On the question of integrity itself, it is certainly not a term that can be applied to those involved in the Stanza Stones project, if care and diligence can be interpreted as features of integrity. This is no better exemplified than in an outrageous undertaking that we refer to as ‘The Red Velvet Box Fiasco’.

Listed on page 6 of the Ilkley Literature Festivals grant application to the Arts Council, again under ‘particular successes’ we find:-

  • Development of Young Writers Group – high standard and commitment of participants.

Unfortunately, however high the standard of participants in these bodies, the standard of product and effort produced and delivered by the Ilkley Literature Festival, has proven to be abysmal by any standards in a product which would be hilarious if it were not publicly funded. And horrifyingly, can only serve to misinform and mislead young people, often at an age when they are approaching GCSE examinations, and the requisite excellence of their talents is at a premium.

It is usually contingent on arts bodies seeking funding, to involve themselves in community activity. It bolsters the case for public expenditure on such phenomena as the Cultural Olympiad, when it can be shown that such things contribute to the well being of communities, and exercises in the field of education are mandatory where Cultural Olympiad associated monies are to be availed. The ‘development’ of such entities as ‘young writers groups’ ‘young actors groups’ by involving local schools; and their maintenance in an area, provides agencies like arts festivals with conscript material, always at hand, to be included in support of funding requests.

At face value this would be an excellent thing, if it could be seen to foster literary erudition and improve literacy amongst the young people involved. Remarkably and regrettably, the reverse is proven to be the case in the instance of this particular ‘flagship’ project. Young people’s writing groups were sent red velvet boxes containing a ‘resource’ kit, designed to help them engage in the Stanza Stones project, by visiting the carvings and hopefully inspiring them to compose poems of their own. Competitions and interactions between groups were also features of the scheme. The main and much vaunted item in the resource kit, was a booklet entitled ‘The Penine Water Shed’. As is evident the word Pennine, is spelled with only one ‘n’ where there should be two, and as photographs we have saved from their website attests, the misspelling was printed in large upper case lettering on the front-cover of the booklet.

The Ilkley Literature Festival organisers were so enthused by the booklet venture that they published it online, with photographs of youngsters, eagerly gathered around the red velvet boxes. Photographs of the opened boxes, which reveal the misspelled cover word, for all to see, were also on display. Rather distressingly, the text within the booklets was also fully displayed online. We use the word ‘distressingly’ because the displayed text, as printed in the booklets, was a case study in very poor spelling and quite horrendous grammatical errors.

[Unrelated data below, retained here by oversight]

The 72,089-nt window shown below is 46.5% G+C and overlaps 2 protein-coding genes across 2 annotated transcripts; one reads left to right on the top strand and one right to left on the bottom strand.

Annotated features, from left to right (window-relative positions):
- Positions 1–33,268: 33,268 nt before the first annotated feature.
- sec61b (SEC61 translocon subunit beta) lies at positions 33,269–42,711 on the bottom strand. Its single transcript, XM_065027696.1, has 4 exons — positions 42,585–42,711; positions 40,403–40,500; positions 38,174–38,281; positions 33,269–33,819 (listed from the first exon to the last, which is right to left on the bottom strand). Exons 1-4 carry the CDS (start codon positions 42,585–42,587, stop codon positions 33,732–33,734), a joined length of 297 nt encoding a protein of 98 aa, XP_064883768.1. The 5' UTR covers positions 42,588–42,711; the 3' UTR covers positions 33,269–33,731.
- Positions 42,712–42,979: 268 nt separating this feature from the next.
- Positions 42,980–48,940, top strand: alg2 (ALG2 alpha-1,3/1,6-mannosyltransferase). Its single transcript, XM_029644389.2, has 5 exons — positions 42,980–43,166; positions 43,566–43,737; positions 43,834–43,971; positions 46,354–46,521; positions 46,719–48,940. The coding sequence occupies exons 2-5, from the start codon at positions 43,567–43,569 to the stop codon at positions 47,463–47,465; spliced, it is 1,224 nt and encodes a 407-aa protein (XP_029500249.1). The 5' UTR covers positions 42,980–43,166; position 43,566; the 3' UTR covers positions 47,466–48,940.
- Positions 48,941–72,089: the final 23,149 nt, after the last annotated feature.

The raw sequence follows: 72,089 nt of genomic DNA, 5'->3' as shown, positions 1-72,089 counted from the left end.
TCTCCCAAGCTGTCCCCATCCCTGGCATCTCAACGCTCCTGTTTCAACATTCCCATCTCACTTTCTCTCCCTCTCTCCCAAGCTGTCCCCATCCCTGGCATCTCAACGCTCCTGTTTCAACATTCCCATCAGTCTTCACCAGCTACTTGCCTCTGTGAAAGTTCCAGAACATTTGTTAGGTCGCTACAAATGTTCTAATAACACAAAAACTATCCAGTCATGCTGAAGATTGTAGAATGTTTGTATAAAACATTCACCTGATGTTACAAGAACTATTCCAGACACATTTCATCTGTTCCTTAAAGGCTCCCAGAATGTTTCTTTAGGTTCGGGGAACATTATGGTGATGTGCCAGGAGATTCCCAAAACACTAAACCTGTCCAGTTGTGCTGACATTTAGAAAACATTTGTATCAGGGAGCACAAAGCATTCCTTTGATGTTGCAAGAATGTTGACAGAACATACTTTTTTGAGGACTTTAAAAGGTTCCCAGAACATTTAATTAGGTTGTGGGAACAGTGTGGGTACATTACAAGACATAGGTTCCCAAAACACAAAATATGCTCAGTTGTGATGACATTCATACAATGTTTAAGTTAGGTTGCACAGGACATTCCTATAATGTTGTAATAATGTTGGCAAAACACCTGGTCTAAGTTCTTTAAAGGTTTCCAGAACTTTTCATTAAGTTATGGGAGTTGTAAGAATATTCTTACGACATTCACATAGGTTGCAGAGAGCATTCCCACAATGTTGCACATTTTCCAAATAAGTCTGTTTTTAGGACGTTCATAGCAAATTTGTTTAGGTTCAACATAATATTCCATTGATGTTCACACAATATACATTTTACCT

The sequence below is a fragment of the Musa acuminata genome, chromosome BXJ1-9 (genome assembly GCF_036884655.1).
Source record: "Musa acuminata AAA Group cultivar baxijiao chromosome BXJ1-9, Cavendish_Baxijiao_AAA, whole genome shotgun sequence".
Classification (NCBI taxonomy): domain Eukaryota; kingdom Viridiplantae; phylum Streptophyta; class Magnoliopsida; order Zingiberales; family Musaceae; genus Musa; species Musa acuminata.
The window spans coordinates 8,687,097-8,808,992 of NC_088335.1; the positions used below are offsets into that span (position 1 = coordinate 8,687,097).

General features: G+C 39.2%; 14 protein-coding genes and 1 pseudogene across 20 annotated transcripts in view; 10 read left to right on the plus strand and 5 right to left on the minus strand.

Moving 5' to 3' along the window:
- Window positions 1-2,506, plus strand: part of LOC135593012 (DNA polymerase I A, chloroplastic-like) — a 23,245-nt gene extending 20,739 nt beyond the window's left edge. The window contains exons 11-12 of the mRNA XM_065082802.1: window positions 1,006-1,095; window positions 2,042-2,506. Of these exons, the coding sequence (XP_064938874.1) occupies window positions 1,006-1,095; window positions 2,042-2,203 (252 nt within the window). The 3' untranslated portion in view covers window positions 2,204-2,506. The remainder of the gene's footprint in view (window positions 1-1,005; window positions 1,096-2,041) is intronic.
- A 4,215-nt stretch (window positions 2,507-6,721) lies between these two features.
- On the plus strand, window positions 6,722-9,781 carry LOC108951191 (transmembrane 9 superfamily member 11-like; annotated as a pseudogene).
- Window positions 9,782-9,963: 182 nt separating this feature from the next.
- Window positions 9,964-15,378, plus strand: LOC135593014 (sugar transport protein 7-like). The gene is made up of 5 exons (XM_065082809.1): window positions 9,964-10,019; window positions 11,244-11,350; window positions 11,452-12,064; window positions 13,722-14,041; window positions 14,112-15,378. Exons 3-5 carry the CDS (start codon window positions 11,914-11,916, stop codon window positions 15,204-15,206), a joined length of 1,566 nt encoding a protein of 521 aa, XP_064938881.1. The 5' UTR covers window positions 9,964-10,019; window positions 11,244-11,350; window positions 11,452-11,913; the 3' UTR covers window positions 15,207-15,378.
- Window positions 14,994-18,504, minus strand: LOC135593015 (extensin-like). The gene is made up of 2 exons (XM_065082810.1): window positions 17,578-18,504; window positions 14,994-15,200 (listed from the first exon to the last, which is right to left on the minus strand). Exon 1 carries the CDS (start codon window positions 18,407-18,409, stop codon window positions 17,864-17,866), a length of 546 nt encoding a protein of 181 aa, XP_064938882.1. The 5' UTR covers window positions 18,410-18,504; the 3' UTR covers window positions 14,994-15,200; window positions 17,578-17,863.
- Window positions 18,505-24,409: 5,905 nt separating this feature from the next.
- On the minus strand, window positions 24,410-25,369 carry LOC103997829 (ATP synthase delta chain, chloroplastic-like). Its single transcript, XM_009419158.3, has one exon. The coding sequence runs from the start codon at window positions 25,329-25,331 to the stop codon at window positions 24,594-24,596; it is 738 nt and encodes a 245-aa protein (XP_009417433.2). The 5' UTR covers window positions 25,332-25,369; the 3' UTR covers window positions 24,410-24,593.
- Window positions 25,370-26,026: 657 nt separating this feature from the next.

A local journalist placed the whole thing on a web site (still online at the moment of writing) – http://www.voiceofthevalleys.net/pennine-watershed.html – and offered a prize for whoever found the greatest number of spelling and grammatical errors! After he contacted the Ilkley Literary Festival, obtaining no comment from anyone, the text of the web pages was quickly removed, and was quickly deleted from the internet!  We checked, and this occurs when Photoshop text images placed on line by the uploader, are deleted by the uploader. We have however retained the text and the images of the opened boxes and incidents associated with the red velvet box scheme and have copied the webpages for reproduction in the near future…on this very website!

We consider it to be the responsibility of Bradford MDC to take appropriate measures in alerting the head teachers of Bradford schools and other educational agencies involved in the red velvet box scheme, to its educational shortcomings.

As parents, and people with young family members in school, we are frankly appalled at such misleading, careless and ill-considered exploitation of young people. We believe that Bradford MDC should be at pains to ensure that no copies or textual material from the offending publications be retained by the young people affected, and that the young people themselves be alerted to what has taken place. Such action is particularly important and quite urgent, since all of the young people so affected, are in age groups approaching life affecting, GCSE examinations.

One curious feature that we have discovered in respect of the red velvet box debacle, is in the form of a tweet, tweeted by the Ilkley Literature Festival here – http://twitter.com/#!/ilkleylitfest/status/82740231836672000 – which reads:

“Ilkley Lit Fest – Congratulations to Paul Price, creator of the Stanza Stones resources boxes – just won Leeds College of Art 2011 Print Prize!”